Jan 282012
 

You have probably heard of wallets made of duct tape. They certainly work well, but there are a few disadvantages. One is that many brands of duct tape are cheap, and deteriorate in short order. The silver facing wears away leaving reinforcing fibers that fray. The adhesive is sometimes not very tenacious and leaves a thick, sticky surface if the tape is pulled away.

I made my own duct tape wallets starting in the summer of 1992. In about 2003 I started making wallets out of a kind of tape that I believe is superior. It goes by several names, but one common name is “house wrap tape.” It’s often sold in conjunction with Tyvek house wrap. The tape is made of polypropylene, and is very strong for its weight. Unlike duct tape it’s isotropic, meaning that it’s the same in all directions, and won’t tear or fray. The adhesive is a very aggressive acrylic, which is needed to stick to the slick surfaces of Tyvek house wrap.

DuPont’s Tyvek house wrap tape is by far the most common brand of this kind of tape. The only downside is esthetic; it has “Tyvek” printed in large letters all along the tape. It’s possible to buy plain colored house wrap tape; I bought the roll I’m using in this essay online. I once had several rolls of Owens Corning house wrap tape which came in pink and had no text. Additional information about these tapes can be found here.

To create a house wrap wallet, we need to know how fancy we want to go. My wallets are simply the main currency pouch plus two smaller card pouches. These instructions are for this style.

To start off we will create the two smaller card pouches. Unroll a 7” or 8” length of tape and place it sticky side up on your table. Unroll a similar length and overlap it about half way lengthwise. Cover the remaining section of sticky-side-up tape with another fresh piece. The fresh piece does not need to overlap the first. Turn the three pieces over and overlap the sticky side up section lengthwise. Repeat this process until you have a panel of tape about 7” wide by about 5” tall.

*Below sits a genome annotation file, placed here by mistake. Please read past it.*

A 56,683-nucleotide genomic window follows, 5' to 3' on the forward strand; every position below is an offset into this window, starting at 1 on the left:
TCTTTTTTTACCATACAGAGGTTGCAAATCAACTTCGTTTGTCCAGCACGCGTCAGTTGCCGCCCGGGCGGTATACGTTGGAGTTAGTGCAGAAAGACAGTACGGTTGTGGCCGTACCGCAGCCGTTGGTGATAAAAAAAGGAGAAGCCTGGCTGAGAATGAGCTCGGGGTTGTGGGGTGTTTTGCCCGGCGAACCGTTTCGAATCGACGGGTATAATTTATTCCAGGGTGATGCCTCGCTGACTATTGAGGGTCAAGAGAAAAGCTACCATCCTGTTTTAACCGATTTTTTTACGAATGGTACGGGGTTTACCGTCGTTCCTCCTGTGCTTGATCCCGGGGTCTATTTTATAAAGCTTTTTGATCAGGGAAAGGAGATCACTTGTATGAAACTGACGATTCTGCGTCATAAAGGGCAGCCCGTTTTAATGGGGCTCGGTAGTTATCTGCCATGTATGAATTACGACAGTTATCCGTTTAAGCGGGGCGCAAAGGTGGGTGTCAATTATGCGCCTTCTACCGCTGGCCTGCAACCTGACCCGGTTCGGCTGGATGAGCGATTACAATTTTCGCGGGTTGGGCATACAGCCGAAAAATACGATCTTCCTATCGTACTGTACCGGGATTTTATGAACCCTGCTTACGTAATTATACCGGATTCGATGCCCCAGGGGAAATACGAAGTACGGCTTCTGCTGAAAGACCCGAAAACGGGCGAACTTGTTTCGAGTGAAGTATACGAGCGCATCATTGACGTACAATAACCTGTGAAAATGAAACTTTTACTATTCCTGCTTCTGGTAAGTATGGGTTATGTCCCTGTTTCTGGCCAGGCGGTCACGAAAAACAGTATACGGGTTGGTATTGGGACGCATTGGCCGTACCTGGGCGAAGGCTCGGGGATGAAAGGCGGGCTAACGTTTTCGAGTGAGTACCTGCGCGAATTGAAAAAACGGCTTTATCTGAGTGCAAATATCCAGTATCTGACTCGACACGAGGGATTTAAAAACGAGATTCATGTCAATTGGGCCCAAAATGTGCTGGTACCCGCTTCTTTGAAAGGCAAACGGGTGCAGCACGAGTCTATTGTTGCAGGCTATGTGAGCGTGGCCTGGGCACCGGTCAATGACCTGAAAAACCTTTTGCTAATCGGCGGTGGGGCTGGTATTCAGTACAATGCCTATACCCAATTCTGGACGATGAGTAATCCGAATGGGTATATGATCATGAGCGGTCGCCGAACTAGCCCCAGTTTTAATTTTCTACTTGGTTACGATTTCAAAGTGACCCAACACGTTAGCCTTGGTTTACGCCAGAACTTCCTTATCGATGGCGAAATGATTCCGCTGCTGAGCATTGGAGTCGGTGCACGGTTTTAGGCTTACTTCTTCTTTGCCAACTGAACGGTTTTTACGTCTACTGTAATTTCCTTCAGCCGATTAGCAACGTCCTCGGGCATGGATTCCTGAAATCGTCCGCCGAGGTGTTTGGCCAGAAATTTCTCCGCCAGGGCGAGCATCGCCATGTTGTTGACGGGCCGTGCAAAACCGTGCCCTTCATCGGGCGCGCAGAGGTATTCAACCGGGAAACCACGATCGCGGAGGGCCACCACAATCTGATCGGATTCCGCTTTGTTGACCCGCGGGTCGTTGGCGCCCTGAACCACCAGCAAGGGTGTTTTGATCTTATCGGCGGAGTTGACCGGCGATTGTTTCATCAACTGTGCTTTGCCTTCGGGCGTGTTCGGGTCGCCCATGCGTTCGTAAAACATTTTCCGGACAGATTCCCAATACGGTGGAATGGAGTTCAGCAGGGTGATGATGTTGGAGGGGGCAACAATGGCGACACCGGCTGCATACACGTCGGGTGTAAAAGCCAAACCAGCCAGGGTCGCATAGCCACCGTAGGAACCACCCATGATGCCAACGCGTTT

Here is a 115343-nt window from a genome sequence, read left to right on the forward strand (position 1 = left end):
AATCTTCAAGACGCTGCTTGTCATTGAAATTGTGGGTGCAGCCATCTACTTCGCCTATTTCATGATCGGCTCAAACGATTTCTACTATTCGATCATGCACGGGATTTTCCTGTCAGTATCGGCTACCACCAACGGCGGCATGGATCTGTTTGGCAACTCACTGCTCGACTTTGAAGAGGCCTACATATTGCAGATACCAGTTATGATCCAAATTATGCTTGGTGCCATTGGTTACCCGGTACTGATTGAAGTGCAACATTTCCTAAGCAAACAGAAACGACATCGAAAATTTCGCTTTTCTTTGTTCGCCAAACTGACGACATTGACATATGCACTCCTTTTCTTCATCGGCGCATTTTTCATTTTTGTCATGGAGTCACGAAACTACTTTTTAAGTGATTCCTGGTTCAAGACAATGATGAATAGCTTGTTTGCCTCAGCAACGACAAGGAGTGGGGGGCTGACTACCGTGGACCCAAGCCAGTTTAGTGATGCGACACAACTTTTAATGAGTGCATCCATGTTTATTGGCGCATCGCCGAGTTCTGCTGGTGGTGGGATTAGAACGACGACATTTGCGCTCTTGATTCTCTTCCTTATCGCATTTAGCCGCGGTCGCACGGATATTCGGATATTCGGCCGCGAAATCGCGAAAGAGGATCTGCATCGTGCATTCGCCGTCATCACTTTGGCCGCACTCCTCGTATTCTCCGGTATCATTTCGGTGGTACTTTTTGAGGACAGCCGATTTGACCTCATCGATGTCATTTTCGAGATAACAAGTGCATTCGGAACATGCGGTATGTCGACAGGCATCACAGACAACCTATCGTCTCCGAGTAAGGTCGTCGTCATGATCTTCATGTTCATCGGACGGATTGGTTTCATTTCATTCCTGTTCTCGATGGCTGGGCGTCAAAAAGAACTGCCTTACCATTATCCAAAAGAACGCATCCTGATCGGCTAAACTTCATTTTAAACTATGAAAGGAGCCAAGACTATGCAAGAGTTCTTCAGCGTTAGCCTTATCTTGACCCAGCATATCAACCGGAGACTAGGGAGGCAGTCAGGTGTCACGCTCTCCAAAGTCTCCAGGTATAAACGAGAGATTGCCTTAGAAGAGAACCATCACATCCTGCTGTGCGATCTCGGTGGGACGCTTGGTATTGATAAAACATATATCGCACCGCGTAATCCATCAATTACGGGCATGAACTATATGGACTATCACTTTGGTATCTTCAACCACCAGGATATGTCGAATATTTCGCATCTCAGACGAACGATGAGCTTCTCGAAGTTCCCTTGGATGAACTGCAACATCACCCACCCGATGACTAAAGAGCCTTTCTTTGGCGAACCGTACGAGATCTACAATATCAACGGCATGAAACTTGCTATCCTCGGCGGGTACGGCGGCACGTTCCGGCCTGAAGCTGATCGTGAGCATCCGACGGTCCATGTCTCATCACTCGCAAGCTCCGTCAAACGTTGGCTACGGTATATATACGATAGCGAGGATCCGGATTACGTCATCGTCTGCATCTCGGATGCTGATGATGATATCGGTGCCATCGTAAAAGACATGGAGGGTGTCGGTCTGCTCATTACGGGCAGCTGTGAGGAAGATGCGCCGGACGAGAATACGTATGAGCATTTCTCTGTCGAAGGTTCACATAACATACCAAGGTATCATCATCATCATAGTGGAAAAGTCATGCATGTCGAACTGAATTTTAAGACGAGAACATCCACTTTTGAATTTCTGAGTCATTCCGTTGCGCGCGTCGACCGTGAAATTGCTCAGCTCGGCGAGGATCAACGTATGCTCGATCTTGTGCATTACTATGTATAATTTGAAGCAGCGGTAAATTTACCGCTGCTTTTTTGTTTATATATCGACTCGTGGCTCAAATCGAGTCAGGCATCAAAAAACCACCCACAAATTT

A typical plastic card like a driver’s license or credit card is about 2 & 1/8” tall by 3 & 3/8” wide. Our card envelopes will be about 2” tall to allow the tops of the cards to peak out and be easily grabbed. Mark the long edge of your panel with a straight line and cut it straight. A Sharpie permanent marker works well for drawing on polypropylene. To minimize edges that can come apart or expose adhesive, overlap a fresh piece of tape on this straight edge and roll it over on the other side to secure it.

You may notice the acrylic adhesive binding to the blades of the scissors you are using. One way to remove this is with WD-40, which also lubricates the revolute joint. Be careful when wiping scissors blades, as they can be quite sharp.

Fold the panel with the cards you intend to carry inside. Allow the tops of the cards to peek over the top. My card envelope dimensions are just about 4” or perhaps 4 & 1/8”.

If you look carefully, you might be able to see that the edges of this panel are squared and cut, and the edges covered with an overlapping length of tape.

Each card pouch panel is about 3 & 3/8” wide. Fold one panel in half and tape one edge together. Place your cards inside the pouch and tape the other side edge.

Once the proper height is determined, cut the panel into two sections.

Don’t worry if you are taping over a gap, as we will correct this in a latter step. Make sure to align the tops of the two envelope sides as you create this seal. Since the adhesive is on the inside, it creates an unfortunate situation, since the adhesive will tend to stick to the cards. We remedy this by everting the card pouches. Remove the cards and turn the pouches inside out. To fully evert the corners, use a single plastic card to push the envelope from the inside out. Eventually it should fully evert. Reinforce the sides with extra tape.

Now the two card pouches are joined side by side. Notice there is a gap of about ¼” between the two pouches. This is to allow them to fold together without binding along the crease.

A new panel is created for the main currency envelope. An American bill is about 2 & 5/8” by 6 & 1/8”. The width and height of the currency envelope will need to be greater than these dimensions. The width should match the width of the joined card pouches.

In this case the currency envelope is 7 & 5/16” wide. As with the card envelopes, cut the panel to the correct width then fold down the middle to create the crease. The height in this case is 3” so the panel height before folding would be 6”. Tape the edges, evert the envelope, and seal with additional tape.

Join the currency envelope to the card pouches along the sides and bottom. You will see a gap at the top of the card pouches that should be taped down. Slip a section of tape inside each card pouch and adhere it to the card pouch and the envelope pouch. Add additional reinforcement along the sides and bottom of the wallet.

There you go! My previous polypropylene wallet lasted about 5 years, and was much more elegant than a duct tape or gaffer tape wallet. I call this model the “Big Red One.” Good luck!

 Posted by on 01/28/2012 Art

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